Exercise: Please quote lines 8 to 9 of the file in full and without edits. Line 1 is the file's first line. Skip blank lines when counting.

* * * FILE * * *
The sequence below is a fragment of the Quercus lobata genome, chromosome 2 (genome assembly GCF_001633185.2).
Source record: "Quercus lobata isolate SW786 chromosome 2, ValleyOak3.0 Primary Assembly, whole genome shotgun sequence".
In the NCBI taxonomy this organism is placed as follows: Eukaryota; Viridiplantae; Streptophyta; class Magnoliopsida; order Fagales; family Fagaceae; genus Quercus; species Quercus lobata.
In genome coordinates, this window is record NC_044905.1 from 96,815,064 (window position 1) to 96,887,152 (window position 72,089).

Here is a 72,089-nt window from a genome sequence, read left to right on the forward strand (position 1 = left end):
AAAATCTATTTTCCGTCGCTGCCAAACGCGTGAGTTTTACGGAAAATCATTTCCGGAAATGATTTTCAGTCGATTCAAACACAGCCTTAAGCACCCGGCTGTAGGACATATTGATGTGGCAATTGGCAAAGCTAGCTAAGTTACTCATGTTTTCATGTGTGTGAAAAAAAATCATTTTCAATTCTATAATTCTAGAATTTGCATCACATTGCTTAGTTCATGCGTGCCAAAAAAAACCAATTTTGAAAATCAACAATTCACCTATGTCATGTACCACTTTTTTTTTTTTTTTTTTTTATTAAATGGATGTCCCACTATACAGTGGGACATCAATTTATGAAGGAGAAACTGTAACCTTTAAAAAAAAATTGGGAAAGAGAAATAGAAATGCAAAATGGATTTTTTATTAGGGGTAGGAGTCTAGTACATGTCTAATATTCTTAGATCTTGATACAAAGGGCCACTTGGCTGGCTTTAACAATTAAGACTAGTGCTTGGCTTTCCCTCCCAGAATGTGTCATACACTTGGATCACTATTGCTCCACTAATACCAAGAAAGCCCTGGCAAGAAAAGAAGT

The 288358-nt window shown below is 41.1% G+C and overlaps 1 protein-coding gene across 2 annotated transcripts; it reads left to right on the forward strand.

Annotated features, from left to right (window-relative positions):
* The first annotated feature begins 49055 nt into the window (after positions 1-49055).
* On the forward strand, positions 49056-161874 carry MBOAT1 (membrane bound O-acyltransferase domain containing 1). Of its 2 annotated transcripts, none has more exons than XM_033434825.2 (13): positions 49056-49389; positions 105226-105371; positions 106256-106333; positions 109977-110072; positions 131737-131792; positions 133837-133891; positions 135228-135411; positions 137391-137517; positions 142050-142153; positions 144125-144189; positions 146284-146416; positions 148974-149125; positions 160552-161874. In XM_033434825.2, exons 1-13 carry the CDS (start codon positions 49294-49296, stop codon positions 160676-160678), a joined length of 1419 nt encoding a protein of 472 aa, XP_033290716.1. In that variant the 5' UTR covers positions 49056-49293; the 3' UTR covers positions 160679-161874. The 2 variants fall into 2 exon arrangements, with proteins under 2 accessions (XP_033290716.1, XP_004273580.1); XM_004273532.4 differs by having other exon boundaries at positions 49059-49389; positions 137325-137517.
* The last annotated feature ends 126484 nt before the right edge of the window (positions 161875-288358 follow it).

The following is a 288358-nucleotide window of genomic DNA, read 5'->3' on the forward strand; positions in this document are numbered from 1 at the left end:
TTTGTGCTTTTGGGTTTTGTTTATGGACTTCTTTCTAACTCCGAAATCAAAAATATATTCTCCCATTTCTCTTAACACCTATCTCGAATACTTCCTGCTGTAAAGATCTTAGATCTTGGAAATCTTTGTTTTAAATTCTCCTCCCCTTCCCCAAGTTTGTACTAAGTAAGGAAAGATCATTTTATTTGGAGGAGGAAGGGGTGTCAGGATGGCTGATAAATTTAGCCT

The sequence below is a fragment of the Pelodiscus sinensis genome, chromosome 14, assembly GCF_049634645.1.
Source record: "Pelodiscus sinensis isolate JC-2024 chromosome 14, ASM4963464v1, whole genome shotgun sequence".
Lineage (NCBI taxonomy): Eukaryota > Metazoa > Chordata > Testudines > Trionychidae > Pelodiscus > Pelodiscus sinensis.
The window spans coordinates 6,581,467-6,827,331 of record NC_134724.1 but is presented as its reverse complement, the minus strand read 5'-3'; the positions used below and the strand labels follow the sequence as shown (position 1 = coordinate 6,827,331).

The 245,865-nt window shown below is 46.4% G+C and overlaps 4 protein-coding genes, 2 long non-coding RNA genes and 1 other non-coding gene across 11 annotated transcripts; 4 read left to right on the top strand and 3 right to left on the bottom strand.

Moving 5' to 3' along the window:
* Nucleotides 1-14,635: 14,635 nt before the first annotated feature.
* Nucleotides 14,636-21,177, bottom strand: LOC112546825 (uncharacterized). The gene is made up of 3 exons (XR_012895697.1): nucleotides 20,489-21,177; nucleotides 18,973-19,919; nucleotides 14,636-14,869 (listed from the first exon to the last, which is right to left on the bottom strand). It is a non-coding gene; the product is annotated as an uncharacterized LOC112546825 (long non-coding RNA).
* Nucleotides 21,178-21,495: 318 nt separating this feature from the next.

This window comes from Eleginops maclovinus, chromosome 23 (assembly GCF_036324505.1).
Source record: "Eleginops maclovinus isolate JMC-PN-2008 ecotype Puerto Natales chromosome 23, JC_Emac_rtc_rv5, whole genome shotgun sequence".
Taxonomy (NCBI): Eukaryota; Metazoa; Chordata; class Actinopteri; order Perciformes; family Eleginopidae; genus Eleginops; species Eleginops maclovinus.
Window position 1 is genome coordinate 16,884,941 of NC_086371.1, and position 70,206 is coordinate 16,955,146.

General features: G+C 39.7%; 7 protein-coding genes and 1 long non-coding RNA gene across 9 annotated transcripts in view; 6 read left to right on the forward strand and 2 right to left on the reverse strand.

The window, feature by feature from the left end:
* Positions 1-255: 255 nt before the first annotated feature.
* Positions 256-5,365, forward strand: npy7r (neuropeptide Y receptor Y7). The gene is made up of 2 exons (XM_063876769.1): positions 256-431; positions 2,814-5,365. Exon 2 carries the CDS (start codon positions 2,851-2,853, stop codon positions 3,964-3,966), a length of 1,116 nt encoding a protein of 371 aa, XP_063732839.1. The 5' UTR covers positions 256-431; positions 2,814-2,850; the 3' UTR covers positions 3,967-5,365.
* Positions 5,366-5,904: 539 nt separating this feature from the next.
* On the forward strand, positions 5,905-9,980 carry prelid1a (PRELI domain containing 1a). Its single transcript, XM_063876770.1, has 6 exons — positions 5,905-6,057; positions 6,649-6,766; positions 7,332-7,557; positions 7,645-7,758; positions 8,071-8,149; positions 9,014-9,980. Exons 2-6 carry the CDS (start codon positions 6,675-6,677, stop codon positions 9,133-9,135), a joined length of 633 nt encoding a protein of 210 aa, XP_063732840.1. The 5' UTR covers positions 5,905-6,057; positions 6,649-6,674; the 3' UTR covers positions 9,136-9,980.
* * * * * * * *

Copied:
Annotated features, from left to right (window-relative positions):
* The first annotated feature begins 49055 nt into the window (after positions 1-49055).